On top, the IFS Geofinder also provides all the necessary geopolygon logic to identify area relationships, distances, proportions etc. on the server-side. Geo points can be allocated within areas like city limits or administrative divisions. Apart from providing the parent subnational entities like parish, district, etc. for any given coordinate, geopolygon logic is also extremely useful for tagging the Geo points. If, for example, you got a polygon of a nature reserve or a polyline of the coastline, the coordinate could automatically get tagged with "Ria Formosa" and "beach-front". Tags are supported in any IFS search service.

Today we have learned about some key features of the IFS search services. But how about reusability, integration, scalability, and customization of these services? I'll talk about the design of the IFS framework in one of my next posts. So keep following - further blog updates are on their way.

Wednesday, February 16, 2011

Improxy and Keru sign partnership agreement

Porto, Feb. 14, 2011:  Improxy, Lda (Vila Nova de Gaia, Portugal) and Tredix Keru, Lda (Arroteia, Portugal) have signed a partnership agreement which will allow all real estate companies using Improxy's solutions to export their properties into the Keru portals. Besides feeding, Improxy will be the charter data supplier for, Keru's upcoming portal for long-term rentals in Portugal. Additionally, will provide deep links into Keru's map applications.

About Improxy

Improxy is a software house founded in 1998 with headquarters in Portugal. The company focuses on software and Internet solutions for the real estate business. Considered a main player in the Portuguese market, Improxy is now also serving countries like Brazil, Angola and Mexico. 

Improxy - Tecnologias de Informação, Lda
Paulo Alexandre
Tel.: +351 223 749100

About Tredix Keru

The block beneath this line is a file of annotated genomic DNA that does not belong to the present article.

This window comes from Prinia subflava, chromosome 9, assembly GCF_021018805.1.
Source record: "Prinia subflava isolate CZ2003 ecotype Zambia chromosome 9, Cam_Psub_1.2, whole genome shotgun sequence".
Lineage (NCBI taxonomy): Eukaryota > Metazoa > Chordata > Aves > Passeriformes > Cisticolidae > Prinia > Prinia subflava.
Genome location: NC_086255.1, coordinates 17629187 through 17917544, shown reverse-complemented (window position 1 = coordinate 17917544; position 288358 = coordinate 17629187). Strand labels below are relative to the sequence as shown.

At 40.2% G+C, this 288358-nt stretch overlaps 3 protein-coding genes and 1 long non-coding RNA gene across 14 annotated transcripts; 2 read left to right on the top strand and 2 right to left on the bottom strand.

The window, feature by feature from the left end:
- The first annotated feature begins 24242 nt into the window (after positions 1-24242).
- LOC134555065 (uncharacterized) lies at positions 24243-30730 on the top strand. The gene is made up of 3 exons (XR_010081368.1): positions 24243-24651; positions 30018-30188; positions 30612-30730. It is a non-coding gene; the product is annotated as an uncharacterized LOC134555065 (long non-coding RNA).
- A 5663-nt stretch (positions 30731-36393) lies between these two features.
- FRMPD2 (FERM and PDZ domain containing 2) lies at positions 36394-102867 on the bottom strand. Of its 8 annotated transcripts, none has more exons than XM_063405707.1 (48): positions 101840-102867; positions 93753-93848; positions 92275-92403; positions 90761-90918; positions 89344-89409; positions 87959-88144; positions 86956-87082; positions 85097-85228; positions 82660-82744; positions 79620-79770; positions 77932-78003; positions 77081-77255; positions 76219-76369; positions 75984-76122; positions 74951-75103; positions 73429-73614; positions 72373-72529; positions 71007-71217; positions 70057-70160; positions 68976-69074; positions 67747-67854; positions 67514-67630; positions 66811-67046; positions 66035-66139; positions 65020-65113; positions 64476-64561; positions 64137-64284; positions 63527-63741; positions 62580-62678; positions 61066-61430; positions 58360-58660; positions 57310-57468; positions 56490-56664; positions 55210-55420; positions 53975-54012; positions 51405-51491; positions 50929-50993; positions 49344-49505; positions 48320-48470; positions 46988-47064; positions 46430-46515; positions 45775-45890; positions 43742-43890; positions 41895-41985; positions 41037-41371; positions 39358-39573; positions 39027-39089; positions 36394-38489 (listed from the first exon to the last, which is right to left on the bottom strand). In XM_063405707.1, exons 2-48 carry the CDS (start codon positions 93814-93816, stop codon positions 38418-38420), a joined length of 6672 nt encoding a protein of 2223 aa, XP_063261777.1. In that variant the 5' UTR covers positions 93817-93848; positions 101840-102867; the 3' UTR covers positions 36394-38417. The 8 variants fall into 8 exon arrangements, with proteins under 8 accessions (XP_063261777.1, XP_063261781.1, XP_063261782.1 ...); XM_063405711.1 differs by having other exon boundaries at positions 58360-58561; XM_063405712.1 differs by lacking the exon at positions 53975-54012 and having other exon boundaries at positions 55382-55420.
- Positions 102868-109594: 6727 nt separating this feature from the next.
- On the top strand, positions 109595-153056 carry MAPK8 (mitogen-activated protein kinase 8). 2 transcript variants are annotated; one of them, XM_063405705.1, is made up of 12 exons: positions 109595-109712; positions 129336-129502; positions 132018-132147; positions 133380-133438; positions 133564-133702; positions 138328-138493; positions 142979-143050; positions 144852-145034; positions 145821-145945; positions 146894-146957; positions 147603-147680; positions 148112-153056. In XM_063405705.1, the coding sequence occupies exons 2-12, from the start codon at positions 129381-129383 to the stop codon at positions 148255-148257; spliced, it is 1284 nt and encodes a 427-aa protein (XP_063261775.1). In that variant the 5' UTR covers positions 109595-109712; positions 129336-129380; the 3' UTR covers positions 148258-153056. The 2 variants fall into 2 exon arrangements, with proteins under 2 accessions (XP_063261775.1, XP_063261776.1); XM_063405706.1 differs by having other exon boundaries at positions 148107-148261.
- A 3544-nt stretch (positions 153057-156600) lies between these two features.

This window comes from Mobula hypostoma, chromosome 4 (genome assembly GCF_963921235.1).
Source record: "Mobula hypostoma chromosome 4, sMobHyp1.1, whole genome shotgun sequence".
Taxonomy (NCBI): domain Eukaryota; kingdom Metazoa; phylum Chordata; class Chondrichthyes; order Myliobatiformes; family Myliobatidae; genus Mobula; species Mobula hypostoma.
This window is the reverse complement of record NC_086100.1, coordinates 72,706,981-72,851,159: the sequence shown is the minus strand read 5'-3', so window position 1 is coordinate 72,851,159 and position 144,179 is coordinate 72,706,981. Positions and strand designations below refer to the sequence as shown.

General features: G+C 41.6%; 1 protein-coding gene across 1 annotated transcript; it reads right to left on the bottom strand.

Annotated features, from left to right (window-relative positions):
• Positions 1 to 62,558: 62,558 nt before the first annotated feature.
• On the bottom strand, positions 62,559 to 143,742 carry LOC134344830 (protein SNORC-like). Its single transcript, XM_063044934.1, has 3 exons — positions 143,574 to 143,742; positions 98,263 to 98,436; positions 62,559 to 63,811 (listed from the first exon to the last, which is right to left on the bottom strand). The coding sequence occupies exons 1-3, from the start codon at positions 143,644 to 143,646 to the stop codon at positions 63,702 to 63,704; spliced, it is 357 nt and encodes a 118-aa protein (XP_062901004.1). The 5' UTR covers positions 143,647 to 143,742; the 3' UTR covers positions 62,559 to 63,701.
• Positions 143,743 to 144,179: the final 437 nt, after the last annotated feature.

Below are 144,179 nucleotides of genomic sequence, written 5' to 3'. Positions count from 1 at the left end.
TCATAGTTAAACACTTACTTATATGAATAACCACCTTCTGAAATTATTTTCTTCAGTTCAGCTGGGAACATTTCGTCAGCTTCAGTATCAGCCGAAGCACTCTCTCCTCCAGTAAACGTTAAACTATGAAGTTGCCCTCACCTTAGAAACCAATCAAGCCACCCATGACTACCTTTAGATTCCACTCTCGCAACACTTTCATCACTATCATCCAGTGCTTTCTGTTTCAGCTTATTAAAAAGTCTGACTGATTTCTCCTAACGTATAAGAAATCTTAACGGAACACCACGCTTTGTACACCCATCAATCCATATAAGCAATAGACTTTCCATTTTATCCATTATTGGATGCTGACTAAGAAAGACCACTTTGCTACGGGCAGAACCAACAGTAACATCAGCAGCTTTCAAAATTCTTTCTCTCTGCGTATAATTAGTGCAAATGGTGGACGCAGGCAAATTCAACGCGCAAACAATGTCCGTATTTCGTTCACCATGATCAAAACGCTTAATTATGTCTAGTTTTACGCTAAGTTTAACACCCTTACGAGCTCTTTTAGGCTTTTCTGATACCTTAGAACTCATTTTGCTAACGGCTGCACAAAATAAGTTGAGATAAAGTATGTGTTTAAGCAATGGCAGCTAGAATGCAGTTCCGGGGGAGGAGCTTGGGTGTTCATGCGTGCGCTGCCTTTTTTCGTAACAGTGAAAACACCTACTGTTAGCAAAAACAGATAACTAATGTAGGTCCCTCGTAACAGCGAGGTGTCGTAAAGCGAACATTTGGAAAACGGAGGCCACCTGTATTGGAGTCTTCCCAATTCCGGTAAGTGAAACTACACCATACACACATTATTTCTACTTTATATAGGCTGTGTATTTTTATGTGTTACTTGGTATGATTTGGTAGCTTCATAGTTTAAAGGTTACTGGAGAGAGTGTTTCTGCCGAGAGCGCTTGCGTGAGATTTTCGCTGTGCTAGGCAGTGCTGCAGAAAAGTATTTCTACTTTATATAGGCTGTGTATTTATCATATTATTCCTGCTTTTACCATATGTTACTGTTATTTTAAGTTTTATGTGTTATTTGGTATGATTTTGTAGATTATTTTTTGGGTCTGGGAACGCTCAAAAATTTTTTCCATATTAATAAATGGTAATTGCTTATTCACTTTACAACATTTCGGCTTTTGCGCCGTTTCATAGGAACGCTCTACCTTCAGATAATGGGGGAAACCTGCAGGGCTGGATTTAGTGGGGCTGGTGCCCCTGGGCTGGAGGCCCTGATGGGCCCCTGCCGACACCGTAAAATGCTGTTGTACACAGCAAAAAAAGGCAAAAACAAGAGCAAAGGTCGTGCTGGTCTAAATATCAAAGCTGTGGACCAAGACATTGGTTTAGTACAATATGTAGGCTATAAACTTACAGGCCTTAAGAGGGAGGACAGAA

Tredix Keru, founded in 2011, is privately owned by Tredix GmbH and Mr. Felix Schormann. The company specializes in maps based consumer portals, utilizing innovative search technologies provided by Tredix GmbH, Germany.

Tredix Keru, Lda
Felix Schormann
Tel.: +351 289 798041

Five pretty cool features in casa.keru

Have you already discovered these usability features?

1. Even in list view, the map is alive - move around just like in the big map:

2. Navigate faster with the Drag & Zoom feature - just click the magnifying glass icon:

3. Narrow your result set by setting tags - just click the Tags button:

4. Some statistics will help you learn about the area - just click the number of properties:

5. Use your browser's history to navigate back - it works for areas and property listings:

... and now try for yourself at !

Monday, February 14, 2011

Hola España

Sometimes we just go there for a real good Spanish coffee or a sherry, depending on the time of the day; Spain is just a half an hour drive from the Tredix Cube. A visit to a tapas bar is always a good reason to go, too ... little things that sweeten your day.

On a much bigger mission, an increasing number of Spanish come to the Algarve to buy property on the South Western coast of the Iberian Peninsula. To allow for a more convenient localized property hunt, today we have published a Spanish clone of casa.keru. You can find the Spanish version at

Currently, the website has more than 23.000 properties on offer in the Algarve alone.

Tuesday, February 8, 2011

Clustering is key to map application success

In view of rising smartphone demand, new Location Based Services (LBS) are being introduced almost on a daily basis. If you share your position with these services, they will connect you with friends or recommend businesses that are physically located nearby. In most cases LBS are all about social geolocation and navigation.

A map view is the natural way to visualize the matching POIs (points of interest) around you. Now imagine looking at the restaurants in your town from a distance (e.g. from an aeroplane): Depending on the zoom level and service, an app can easily deliver hundreds or even thousands of POIs.

And, unfortunately, lots of applications really do ... they clutter the map with hundreds or thousands of markers. In this scenario, markers overlap. Users run into problems trying to select the POI they want on the map and end up accidentally selecting the wrong one.

Other apps artificially limit the number of results and ask users to either narrow their search or zoom in further until results are within a range that displays well. This sounds decent in theory but, in reality, is confusing and frustrating to analytical users.

Both approaches limit usability without a reason. Even when there are dynamic components (like yourself driving in a car) involved, the mayority of POIs like shops etc. are static: You are moving, not the bricks and mortars.